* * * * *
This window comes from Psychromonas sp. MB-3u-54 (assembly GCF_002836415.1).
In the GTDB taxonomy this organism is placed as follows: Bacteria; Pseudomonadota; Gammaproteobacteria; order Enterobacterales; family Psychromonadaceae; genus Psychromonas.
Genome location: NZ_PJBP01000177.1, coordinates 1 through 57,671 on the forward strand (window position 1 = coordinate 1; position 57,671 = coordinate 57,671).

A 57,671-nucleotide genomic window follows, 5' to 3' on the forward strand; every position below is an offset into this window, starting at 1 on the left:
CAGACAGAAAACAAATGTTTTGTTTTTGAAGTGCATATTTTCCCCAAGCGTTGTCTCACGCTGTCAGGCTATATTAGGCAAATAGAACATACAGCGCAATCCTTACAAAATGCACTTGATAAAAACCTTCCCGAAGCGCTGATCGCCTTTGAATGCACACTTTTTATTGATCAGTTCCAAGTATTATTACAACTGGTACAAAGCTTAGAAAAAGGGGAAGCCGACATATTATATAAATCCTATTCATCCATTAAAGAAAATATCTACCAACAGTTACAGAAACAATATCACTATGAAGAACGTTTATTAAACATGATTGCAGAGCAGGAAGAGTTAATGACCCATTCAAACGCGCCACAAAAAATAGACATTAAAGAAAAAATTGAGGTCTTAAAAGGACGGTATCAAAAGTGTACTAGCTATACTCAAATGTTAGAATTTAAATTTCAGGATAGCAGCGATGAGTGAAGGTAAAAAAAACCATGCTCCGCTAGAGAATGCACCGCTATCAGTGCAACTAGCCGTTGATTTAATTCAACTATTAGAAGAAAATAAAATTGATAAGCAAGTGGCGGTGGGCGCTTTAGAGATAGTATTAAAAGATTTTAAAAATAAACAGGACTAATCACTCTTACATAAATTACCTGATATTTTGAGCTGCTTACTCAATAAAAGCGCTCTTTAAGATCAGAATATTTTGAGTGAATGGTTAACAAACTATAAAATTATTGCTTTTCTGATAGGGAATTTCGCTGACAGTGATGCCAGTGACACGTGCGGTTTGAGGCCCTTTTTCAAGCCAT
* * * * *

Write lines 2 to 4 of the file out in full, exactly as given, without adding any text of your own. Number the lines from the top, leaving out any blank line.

In the GTDB taxonomy this organism is placed as follows: Bacteria; Pseudomonadota; Gammaproteobacteria; order Enterobacterales; family Psychromonadaceae; genus Psychromonas.
Genome location: NZ_PJBP01000177.1, coordinates 1 through 57,671 on the forward strand (window position 1 = coordinate 1; position 57,671 = coordinate 57,671).

A 57,671-nucleotide genomic window follows, 5' to 3' on the forward strand; every position below is an offset into this window, starting at 1 on the left: